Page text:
It's not unusual for a little boy to dream about being a policeman, or maybe a soldier, or maybe even a famous singer.
Apparently Craig Morgan wasn't sure which dream to pursue, so he followed them all.
For 10 years, Morgan jumped out of Army planes while serving with the 101st and 82nd Airborne Divisions. He's also worked as an emergency medical technician, a sheriff's deputy, and even as a manager at Wal-Mart. Of course, for the last 10 years, he's been putting out hits on country radio.
He'll be opening for Carrie Underwood Saturday night at the Huntington Center, 500 Jefferson Ave. in downtown Toledo.
"Music was something I'd always done for fun, not something I thought I'd make a career out of. When I did make the decision to give it a shot, I was a little bit older than most guys," says Morgan, who is 44. "Fortunately for me, people are less interested these days in your age or even how you look than they are about the music and songs."
Morgan pauses briefly, then decides to barrel forward, emphasizing his point about country fans being interested in the music.
"I'm not saying Jamey Johnson is an ugly guy, but he ain't one pretty fellow," he says, hearty laughter pouring through the telephone. "Look at Blake Shelton. People say he's cute, but people kind of feel sorry for him — like a pug-nosed dog."
They are words spoken by a man who's obviously afraid of nothing, including the burly Johnson. It's courage developed over years of carrying an assault rifle and arresting wanted felons.
"I'll tell you what, every day [in the Army] I would wake up thinking I was going to do something heroic. There's nothing heroic about music, but what I have learned is that music is impacting. We've changed people's lives with words and songs."
Morgan has been a steady hit maker. In 10 years, he's charted 17 singles and placed six of those in the Top 10. "That's What I Love About Sundays" is his only No. 1 hit, but it was the most-played single on country radio in 2005. He followed that up with nearly as big a hit in "Redneck Yacht Club," which climbed to No. 2 and became a feel-good anthem for country music fans.
What's been most impressive about Morgan is that he was one of the first artists in Nashville to break through on an independent label. After losing his first deal when Atlantic Records Nashville closed, Morgan produced hits for the indie Broken Bow Records from 2002 until he signed with BNA in 2008. Morgan's "That's What I Love About Sundays" was the first chart-topper for Broken Bow, which now touts Jason Aldean as its headliner.
"We were in the truest sense of the word an independent. I personally felt like I outgrew where they were," Morgan says. "[Owner Benny Brown] was very generous to me and helped me with my career, but for us to grow and reach my potential, I needed tools that he didn't have. Rather than stay and develop a negative relationship, I moved on."
The resources of a major label were immediately evident with his first album for BNA, "That's Why," which was released in October, 2008.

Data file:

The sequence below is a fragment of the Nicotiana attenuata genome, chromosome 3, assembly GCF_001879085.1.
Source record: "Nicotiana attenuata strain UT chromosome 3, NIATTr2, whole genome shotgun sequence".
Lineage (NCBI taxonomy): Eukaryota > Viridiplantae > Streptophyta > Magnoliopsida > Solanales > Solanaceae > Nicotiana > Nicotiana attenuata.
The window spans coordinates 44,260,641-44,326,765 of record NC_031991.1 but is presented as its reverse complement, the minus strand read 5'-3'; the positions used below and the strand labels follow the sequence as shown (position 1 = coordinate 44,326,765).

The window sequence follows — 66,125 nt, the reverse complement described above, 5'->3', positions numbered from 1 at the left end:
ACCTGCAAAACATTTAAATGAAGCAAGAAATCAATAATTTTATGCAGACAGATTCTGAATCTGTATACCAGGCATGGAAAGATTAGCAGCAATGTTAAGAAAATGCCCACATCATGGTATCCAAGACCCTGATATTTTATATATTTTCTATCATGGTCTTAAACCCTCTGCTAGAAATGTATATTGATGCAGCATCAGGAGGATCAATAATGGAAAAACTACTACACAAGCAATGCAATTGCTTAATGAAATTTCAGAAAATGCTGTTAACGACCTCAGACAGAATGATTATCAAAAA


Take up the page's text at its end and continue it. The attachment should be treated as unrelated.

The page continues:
Morgan released two singles, "Love Remembers" and "God Must Really Love Me." He was playing around with a couple of other songs that he thought he might want to put on an upcoming album, but label executives heard the songs and decided to pull back his entire current album and re-release it with the two new songs, something that likely wouldn't happen on an independent because of the expense.
But the move paid off. One of the cuts, "Bonfire," reached No. 4 on the charts, and the other, his current single "This Ain't Nothing," is showing signs of being one of the biggest hits of his career.
"This Ain't Nothing" is a song telling the story of a man who's dealt with a number of tragedies in his life. It's emotional and at times can be tough for Morgan, who has been supporting his mother as she is treated with chemotherapy.
"No doubt it can be hard to sing certain songs. I have to not think about certain things when I'm on stage. It'd be really hard for me to sing a cheating song if my wife was having an affair. I'd probably turn it into a killing song," he says laughing as his wife, Karen, sits across the table from him in a Nashville-area restaurant.
The night before, he finished a show and found out he was only about seven hours from his Dickson, Tenn., home. He told the bus driver to head home. He picked up his wife, who has returned to college, after class and took her out to lunch. It's one of the few free days he's had now that he's on tour with Underwood.
But he's not complaining.
"It seems like, at times, that I just started [my career] yesterday," he says, then adds with a chuckle, "then other days it feels like I've been doing this 30 years. But I love it, and I'm grateful for every minute of it. If it was over tomorrow, I wouldn't have a bad thing to say about any part of it."
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